It’s Lens-Artists photo challenge time again. Patti challenges us to find something red. She started her post with the phrase “Sometimes in the middle of winter” and my brain completed the sentence with “find something red” despite she wrote “, the world is reduced to stark shades of black and white”.
Red is one of the strongest colors we have. Red means blood, fire, and danger, but also love and warmth. Also, many fruits are red, when they are ripe and thus easier to find.
It would be easy to bring up a color-key image, where everything is converted to black and white while some red spots keep their color. I was also considering some fruits.
Currently, I working on images I took in northern Norway a couple of years ago during winter. So I’d find many images of these pretty red houses surrounded by snow. (Here we have the starting line, where my mind failed in reading it correctly 😀)
Instead, I picked this pretty blossom, where the red color really pops out
Last week I was working on some images taken back in 2016 in northern Norway at the Ofotjord.
Here we have a panorama image from that pile of up to now undeveloped images. It consists of 13 single horizontal images taken with a full-frame camera. Each image has 6016×4016 pixel. So, each of them has 24 mega-pixel. All images are shot hand-held at 70mm, ISO 400, f8, 1/1600s. It’s end of February and 13:49 😳. See, how low the sun already is at 17:01h.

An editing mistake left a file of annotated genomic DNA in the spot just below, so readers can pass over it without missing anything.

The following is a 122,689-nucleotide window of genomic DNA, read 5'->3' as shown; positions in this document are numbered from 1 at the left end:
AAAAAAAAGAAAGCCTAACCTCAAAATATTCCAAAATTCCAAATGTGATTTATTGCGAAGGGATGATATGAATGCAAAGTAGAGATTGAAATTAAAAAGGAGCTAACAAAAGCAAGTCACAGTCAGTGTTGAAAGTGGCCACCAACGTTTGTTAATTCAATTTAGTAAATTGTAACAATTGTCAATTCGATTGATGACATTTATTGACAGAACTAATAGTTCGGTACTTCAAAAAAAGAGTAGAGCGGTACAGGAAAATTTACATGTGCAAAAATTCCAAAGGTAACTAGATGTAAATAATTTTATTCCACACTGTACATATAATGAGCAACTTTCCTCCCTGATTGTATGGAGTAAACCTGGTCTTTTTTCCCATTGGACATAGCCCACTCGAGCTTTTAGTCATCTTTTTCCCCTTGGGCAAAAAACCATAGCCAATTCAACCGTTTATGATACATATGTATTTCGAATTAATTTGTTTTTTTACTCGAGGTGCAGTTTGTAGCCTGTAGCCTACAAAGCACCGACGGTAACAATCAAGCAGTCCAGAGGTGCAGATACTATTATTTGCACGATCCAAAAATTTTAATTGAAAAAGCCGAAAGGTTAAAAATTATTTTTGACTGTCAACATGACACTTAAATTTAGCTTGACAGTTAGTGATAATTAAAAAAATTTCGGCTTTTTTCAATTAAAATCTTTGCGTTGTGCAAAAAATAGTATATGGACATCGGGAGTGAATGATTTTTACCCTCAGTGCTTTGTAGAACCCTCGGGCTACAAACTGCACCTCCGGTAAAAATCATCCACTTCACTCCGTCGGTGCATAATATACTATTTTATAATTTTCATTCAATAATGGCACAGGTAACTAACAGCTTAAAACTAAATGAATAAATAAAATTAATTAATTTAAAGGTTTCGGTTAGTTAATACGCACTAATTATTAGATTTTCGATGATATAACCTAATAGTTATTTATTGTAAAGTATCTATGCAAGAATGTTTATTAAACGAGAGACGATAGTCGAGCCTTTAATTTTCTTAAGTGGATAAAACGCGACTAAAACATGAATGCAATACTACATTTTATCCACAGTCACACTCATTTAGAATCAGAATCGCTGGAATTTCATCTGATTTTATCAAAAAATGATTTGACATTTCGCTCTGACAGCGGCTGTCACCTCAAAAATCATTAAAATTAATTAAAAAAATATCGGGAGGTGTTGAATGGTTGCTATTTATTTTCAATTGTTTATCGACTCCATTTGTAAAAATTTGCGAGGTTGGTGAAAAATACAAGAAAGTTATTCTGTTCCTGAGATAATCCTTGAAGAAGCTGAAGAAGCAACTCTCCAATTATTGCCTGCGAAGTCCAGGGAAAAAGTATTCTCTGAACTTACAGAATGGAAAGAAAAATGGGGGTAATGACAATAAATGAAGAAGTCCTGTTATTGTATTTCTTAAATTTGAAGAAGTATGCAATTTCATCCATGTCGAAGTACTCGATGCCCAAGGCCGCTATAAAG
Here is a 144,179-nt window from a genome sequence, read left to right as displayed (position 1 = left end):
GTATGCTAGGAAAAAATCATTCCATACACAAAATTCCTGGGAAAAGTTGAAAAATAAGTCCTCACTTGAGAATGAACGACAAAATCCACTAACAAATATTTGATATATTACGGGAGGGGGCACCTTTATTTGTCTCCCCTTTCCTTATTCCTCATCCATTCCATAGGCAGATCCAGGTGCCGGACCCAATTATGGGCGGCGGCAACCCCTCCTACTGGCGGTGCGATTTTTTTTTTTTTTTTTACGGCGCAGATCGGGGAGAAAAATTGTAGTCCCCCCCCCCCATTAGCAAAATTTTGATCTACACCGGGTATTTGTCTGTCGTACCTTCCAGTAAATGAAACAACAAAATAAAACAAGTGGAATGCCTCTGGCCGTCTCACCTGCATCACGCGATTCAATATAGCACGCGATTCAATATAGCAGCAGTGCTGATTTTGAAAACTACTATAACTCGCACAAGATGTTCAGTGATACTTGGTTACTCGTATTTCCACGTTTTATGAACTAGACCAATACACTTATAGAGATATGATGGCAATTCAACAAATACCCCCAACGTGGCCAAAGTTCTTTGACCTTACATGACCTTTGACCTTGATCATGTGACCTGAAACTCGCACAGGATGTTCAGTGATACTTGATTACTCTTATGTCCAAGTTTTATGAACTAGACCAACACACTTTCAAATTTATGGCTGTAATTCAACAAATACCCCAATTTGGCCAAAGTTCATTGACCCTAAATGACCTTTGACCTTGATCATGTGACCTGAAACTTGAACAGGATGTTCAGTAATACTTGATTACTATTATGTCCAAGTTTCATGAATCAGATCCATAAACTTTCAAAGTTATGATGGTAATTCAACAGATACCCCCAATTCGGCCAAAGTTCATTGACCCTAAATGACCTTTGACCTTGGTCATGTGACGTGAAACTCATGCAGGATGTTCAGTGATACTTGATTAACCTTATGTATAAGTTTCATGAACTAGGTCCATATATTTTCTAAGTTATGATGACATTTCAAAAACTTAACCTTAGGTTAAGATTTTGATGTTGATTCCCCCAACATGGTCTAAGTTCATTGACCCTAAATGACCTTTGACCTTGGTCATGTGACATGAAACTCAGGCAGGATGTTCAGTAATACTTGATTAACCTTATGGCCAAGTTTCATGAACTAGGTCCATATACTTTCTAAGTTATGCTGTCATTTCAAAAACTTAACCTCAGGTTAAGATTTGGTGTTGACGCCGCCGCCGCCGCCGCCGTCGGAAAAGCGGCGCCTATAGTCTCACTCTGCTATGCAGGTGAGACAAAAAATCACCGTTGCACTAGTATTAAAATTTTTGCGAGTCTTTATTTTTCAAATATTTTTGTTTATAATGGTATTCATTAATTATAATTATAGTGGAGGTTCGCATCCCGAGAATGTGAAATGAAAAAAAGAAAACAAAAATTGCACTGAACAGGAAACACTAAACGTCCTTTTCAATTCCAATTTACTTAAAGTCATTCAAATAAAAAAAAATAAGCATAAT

Another way for creating such panorama images is by taking a wide-angle lens. But this approach has a downside: you’re losing details. For getting only the interesting part of the landscape you have to cut away huge parts of the sky and probably some parts of the foreground. In the remaining part of the image, the details are very tiny. On the opposite, when taking a telephoto lens, you get smaller parts of the landscape but each of the images has more details compared to an image taken with a wide-angle lens. In the end, all these images are stuck together to get a nice panorama image like the one above.
The resulting image of this process is quite big: 23997×2391 pixel and uses about 500MB in 16bit TIFF format on my disk. Converted to JPG the size shrinks down to about 40 MB but loses some color gradings because JPG only has 8 bit per color channel. I explained the problem with 16 vs. 8-bit color-depth already in the past. Next, I resized the file for web-quality. The image above is the downsized version: 9093×900 and 1.7MB.
Click in the image to see it in a better way.
In photography as well as in painting you have certain ‘rules’ to follow when composing your image. OK, there is no must, and sometimes it is even necessary to break these rules.
‘Leading lines’ is one of them, and the rule of thirds is another important one. ‘Leading lines’ means you integrated one or more visual lines inside the image in that way, that they catch your eye and lead it to the main subject.